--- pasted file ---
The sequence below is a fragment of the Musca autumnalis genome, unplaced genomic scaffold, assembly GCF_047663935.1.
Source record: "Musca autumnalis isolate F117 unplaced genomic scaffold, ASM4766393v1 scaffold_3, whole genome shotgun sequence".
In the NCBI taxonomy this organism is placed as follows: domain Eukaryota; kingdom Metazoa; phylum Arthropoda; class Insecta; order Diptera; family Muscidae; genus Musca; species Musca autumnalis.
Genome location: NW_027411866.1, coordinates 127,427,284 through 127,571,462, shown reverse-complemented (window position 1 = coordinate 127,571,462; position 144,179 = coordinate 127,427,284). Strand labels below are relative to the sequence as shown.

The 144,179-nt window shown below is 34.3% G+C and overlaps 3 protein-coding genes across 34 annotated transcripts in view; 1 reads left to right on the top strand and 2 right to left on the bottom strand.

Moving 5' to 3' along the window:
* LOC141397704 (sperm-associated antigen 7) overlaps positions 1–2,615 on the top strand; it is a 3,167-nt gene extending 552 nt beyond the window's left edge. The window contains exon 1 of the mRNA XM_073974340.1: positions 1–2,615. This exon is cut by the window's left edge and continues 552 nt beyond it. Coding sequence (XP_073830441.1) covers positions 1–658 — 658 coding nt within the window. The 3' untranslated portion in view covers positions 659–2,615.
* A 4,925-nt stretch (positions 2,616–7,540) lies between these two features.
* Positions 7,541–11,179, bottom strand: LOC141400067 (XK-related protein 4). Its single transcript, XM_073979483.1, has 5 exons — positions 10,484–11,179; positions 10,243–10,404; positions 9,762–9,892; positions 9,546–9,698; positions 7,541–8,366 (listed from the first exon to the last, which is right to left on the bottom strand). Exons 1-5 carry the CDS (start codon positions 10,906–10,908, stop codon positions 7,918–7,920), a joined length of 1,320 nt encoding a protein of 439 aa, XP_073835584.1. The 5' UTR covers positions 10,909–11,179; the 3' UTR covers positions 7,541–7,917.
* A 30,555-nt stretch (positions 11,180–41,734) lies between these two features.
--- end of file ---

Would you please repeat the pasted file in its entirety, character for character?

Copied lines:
The sequence below is a fragment of the Musca autumnalis genome, unplaced genomic scaffold, assembly GCF_047663935.1.
Source record: "Musca autumnalis isolate F117 unplaced genomic scaffold, ASM4766393v1 scaffold_3, whole genome shotgun sequence".
In the NCBI taxonomy this organism is placed as follows: domain Eukaryota; kingdom Metazoa; phylum Arthropoda; class Insecta; order Diptera; family Muscidae; genus Musca; species Musca autumnalis.
Genome location: NW_027411866.1, coordinates 127,427,284 through 127,571,462, shown reverse-complemented (window position 1 = coordinate 127,571,462; position 144,179 = coordinate 127,427,284). Strand labels below are relative to the sequence as shown.

The 144,179-nt window shown below is 34.3% G+C and overlaps 3 protein-coding genes across 34 annotated transcripts in view; 1 reads left to right on the top strand and 2 right to left on the bottom strand.

Moving 5' to 3' along the window:
* LOC141397704 (sperm-associated antigen 7) overlaps positions 1–2,615 on the top strand; it is a 3,167-nt gene extending 552 nt beyond the window's left edge. The window contains exon 1 of the mRNA XM_073974340.1: positions 1–2,615. This exon is cut by the window's left edge and continues 552 nt beyond it. Coding sequence (XP_073830441.1) covers positions 1–658 — 658 coding nt within the window. The 3' untranslated portion in view covers positions 659–2,615.
* A 4,925-nt stretch (positions 2,616–7,540) lies between these two features.
* Positions 7,541–11,179, bottom strand: LOC141400067 (XK-related protein 4). Its single transcript, XM_073979483.1, has 5 exons — positions 10,484–11,179; positions 10,243–10,404; positions 9,762–9,892; positions 9,546–9,698; positions 7,541–8,366 (listed from the first exon to the last, which is right to left on the bottom strand). Exons 1-5 carry the CDS (start codon positions 10,906–10,908, stop codon positions 7,918–7,920), a joined length of 1,320 nt encoding a protein of 439 aa, XP_073835584.1. The 5' UTR covers positions 10,909–11,179; the 3' UTR covers positions 7,541–7,917.
* A 30,555-nt stretch (positions 11,180–41,734) lies between these two features.